Belgrade, St. Sava, Oct 2015, 17

You can see some of the strips hanging for the edges of the painting--part of the process in painting the ceiling. It's described as a new style of fresco.
You can see some of the strips hanging for the edges of the painting–part of the process in painting the ceiling. It’s described as a new style of fresco.

My first day in Belgrade

Last week I traveled to Belgrade, Serbia to visit my dear friend, Kathy from New York. I stayed with her when I got off the Appalachian Trail, so I owe her in ways I can never repay. I really needed to see a friendly face and she made my month! Here are some photos from the first day. Kathy had been on a group tour and Belgrade was her final city, so I was lucky that my school schedule allowed me to  join her there.

Kathy in front of a sweets shop. Belgrade was once part of the Ottoman empire, so many of the sweets are familiar to me.
Kathy in front of a sweets shop. Belgrade was once part of the Ottoman empire, so many of the sweets are familiar to me.
Exterior of hotel Astoria.
Exterior of hotel Astoria.
Front dining room of the hotel. Quite glamorous and much better than I'm used to!
Front dining room of the hotel. Quite glamorous and much better than I’m used to!
Kathy on the left. Charlie in the middle (who I didn't know) and Penny. I roomed with Penny on my trip to Egypt. Lobby of hotel.
Kathy on the left. Charlie in the middle (who I didn’t know) and Penny. I roomed with Penny on my trip to Egypt. Lobby of hotel.
Yes, the hotel was much nicer than I'm used to.
Yes, the hotel was much nicer than I’m used to.
My room was quite large. Kathy moved in with me for the last night. We even got truffles each day. Yum!
My room was quite large. Kathy moved in with me for the last night. We even got truffles each day. Yum!
Grocery across the street from hotel. I wonder what this meant to the person who wrote it. Still no faith?
Grocery across the street from hotel. I wonder what this meant to the person who wrote it. Still no faith?
Not sure, but he was colorful!
Not sure, but he was colorful!
Republic Square or Square of the Republic (Serbian: Трг Републике / Trg Republike) is one of the central town squares and an urban neighborhood of Belgrade, located in the Stari Grad municipality. It is the site of some of Belgrade's most recognizable public buildings, including the National Museum, the National Theatre and the statue of Prince Michael.
Republic Square or Square of the Republic (Serbian: Трг Републике / Trg Republike) is one of the central town squares and an urban neighborhood of Belgrade, located in the Stari Grad municipality. It is the site of some of Belgrade’s most recognizable public buildings, including the National Museum, the National Theatre and the statue of Prince Michael.

Belgrade, Oct 2015, 4

Pedestrian mall near Republic Square. The shopping was easy because so much was in English. I found a really good pair of hiking shoes and a few other items I've needed but couldn't find in Istanbul.
Pedestrian mall near Republic Square. The shopping was easy because so much was in English. I found a really good pair of hiking shoes and a few other items I’ve needed but couldn’t find in Istanbul.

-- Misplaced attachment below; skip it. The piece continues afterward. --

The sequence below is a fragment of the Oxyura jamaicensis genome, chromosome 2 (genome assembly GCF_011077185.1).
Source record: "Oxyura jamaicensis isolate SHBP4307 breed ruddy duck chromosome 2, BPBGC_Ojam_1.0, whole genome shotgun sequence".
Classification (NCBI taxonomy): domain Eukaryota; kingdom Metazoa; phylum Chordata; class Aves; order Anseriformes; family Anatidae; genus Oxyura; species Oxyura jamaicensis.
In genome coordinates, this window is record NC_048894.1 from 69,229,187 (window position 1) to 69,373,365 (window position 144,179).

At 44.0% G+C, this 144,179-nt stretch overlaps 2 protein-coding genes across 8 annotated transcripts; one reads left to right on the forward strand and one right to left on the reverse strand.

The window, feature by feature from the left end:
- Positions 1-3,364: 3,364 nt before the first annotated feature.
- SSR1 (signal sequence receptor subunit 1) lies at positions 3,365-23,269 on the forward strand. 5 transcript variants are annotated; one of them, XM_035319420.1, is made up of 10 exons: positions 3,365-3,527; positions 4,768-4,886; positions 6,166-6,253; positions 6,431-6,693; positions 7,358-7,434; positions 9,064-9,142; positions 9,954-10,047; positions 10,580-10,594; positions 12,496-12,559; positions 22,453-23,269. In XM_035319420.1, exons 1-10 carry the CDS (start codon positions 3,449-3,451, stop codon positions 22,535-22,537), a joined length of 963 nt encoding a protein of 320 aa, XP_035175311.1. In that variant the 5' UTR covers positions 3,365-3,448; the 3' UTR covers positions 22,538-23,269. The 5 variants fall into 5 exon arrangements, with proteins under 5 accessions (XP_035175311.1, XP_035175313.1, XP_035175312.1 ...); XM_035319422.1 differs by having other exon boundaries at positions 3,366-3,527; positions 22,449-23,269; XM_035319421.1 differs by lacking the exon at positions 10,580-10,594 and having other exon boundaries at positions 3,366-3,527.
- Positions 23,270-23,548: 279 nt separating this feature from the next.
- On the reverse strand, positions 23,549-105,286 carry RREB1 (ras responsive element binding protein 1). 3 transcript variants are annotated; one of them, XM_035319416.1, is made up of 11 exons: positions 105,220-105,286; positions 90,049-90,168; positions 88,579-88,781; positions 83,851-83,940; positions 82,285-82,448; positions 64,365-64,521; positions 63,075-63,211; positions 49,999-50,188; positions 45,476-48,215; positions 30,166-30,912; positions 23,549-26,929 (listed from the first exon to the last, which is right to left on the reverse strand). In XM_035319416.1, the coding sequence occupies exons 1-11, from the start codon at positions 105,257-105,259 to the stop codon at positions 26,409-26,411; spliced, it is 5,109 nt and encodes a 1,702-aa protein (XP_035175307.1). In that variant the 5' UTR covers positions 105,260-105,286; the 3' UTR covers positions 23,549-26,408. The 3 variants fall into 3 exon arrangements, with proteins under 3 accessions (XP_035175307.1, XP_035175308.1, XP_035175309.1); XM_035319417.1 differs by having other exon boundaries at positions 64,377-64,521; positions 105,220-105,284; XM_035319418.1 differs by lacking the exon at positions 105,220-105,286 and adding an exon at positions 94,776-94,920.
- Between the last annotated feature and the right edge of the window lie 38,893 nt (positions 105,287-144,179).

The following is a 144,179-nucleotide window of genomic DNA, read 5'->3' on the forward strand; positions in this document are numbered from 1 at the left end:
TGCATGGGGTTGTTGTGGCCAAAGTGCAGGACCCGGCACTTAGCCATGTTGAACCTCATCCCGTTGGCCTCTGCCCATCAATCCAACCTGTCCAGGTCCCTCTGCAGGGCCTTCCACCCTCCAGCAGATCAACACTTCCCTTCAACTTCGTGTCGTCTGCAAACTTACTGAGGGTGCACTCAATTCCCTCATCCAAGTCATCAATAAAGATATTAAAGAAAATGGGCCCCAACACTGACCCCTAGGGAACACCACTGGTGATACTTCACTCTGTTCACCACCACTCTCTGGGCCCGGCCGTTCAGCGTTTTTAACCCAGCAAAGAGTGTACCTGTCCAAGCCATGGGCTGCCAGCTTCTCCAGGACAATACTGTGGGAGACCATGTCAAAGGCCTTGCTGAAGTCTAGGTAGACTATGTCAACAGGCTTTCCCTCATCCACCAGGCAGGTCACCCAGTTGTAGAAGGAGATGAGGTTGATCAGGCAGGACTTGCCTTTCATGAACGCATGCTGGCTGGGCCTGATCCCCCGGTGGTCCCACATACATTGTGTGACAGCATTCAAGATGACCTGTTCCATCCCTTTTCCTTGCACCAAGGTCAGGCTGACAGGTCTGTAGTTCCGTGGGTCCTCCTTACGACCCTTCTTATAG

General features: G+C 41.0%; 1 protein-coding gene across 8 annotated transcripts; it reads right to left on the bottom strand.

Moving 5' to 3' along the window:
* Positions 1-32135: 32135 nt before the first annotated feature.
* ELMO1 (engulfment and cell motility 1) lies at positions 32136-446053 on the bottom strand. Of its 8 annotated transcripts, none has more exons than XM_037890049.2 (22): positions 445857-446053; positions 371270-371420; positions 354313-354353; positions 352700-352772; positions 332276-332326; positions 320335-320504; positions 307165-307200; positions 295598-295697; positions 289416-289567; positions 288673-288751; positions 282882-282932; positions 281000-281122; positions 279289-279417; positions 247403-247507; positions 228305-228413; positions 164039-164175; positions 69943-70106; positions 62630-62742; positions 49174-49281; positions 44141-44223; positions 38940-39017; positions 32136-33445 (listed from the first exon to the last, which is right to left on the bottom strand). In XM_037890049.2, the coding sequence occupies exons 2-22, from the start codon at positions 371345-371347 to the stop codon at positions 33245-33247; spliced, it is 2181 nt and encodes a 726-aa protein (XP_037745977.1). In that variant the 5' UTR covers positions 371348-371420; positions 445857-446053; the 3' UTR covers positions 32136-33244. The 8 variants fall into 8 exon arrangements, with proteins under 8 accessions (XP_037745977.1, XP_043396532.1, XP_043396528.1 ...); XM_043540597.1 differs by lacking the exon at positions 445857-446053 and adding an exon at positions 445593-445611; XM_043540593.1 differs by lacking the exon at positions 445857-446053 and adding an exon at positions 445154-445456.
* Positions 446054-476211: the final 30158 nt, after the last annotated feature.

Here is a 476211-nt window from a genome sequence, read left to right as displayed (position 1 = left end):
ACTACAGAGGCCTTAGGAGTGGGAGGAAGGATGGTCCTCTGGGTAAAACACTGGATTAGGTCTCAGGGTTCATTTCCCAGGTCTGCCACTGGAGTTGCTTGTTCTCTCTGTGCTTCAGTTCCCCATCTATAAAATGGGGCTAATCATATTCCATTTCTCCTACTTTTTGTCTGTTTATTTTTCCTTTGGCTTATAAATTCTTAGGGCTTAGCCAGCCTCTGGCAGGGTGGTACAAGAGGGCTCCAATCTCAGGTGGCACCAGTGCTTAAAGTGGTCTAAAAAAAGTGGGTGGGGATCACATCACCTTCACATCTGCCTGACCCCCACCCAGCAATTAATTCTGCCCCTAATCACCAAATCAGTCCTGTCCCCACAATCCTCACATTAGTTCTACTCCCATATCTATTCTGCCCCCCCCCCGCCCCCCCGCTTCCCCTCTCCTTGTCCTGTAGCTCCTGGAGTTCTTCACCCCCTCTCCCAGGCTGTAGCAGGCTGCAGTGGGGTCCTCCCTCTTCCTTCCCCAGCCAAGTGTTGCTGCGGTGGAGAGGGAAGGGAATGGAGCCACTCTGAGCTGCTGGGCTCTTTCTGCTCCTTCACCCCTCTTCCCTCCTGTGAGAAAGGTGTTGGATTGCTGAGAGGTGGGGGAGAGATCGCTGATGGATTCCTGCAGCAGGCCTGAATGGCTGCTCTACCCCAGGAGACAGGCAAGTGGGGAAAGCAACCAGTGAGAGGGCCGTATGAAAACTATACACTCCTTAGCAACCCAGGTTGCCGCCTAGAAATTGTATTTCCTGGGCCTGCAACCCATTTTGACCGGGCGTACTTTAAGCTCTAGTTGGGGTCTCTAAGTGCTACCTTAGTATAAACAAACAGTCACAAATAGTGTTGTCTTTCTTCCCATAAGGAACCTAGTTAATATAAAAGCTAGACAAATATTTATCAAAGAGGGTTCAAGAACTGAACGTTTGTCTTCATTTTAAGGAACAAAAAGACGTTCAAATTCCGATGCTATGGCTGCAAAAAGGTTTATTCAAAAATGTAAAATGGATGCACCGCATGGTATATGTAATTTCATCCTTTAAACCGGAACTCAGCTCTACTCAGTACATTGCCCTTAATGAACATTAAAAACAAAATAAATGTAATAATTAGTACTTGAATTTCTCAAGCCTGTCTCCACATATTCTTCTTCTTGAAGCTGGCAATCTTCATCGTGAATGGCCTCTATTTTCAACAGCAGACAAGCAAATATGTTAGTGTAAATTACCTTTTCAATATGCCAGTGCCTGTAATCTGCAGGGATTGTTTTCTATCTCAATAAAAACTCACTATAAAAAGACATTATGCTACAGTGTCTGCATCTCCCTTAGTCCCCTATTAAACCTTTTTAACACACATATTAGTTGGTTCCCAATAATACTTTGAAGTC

Fountain near Republic square
Fountain near Republic square
Traditional dancers near Republic Square
Traditional dancers near Republic Square

Belgrade, Oct 2015, 10 Belgrade, Oct 2015, 8

Hotel Moscow. Very posh. We went inside for a cappuccino.
Hotel Moscow. Very posh. We went inside for a cappuccino.
View from a city street near the Hotel Moscow.
View from a city street near the Hotel Moscow.

Belgrade, Oct 2015, 12 Belgrade, Oct 2015, 15

The parks are full of statues and I'd love to learn the history of each.
The parks are full of statues and I’d love to learn the history of each.
Bohemian Quarter
Bohemian Quarter
The front of an inviting little cafe.
The front of an inviting little cafe.
Statue of Dura Jakšic famous Serbian poet painter writer in Belgrade.
Statue of Dura Jakšic famous Serbian poet painter writer in Belgrade.
This is just a painting, good trompe l'oeil. But we kept coming across the word "Alcatraz" in the Bohemian quarter. Odd.
This is just a painting, good trompe l’oeil. But we kept coming across the word “Alcatraz” in the Bohemian quarter. Odd.
The Travelling Actor. Bohemian quarter of Belgrade.
The Travelling Actor. Bohemian quarter of Belgrade.
This is in the Bohemian quarter of Belgrade. Probably a bit touristy, but nice.
This is in the Bohemian quarter of Belgrade. Probably a bit touristy, but nice.
Here's the whole gang at dinner. All of them had been on the Go Ahead tour together and I knew a few of them from previous tours. From left to right: Carol (who I know as Cousin Carol); Mary, Penny (who I met on a previous tour), Kathy (my dear friend who I came here to see). Mary Ann (so sweet and she hasn't aged a day since we met on a tour in 2008!) and Mary Ellen. It was a nice girls night out.
Here’s the whole gang at dinner. All of them had been on the Go Ahead tour together and I knew a few of them from previous tours. From left to right: Carol (who I know as Cousin Carol); Mary, Penny (who I met on a previous tour), Kathy (my dear friend who I came here to see). Mary Ann (so sweet and she hasn’t aged a day since we met on a tour in 2008!) and Mary Ellen. It was a nice girls night out.
I had pork for every meal. Making up for lost time? Definitely! I'm living in a Muslim country and there's no pig allowed! This pork shish kabob was tasty, but too much meat, even for the pork starved!
I had pork for every meal. Making up for lost time? Definitely! I’m living in a Muslim country and there’s no pig allowed! This pork shish kabob was tasty, but too much meat, even for the pork starved!
Kathy always chooses good, local wine. And this is tastier than it looks--thinly sliced pickled beets. Crisp, earthy, excellent.
Kathy always chooses good, local wines. And this is tastier than it looks–thinly sliced pickled beets. Crisp, earthy, excellent.

I so enjoyed my stay. So much history. This is a city I will serious consider living in. I enjoyed trying to figure out the Cyrillic Letters.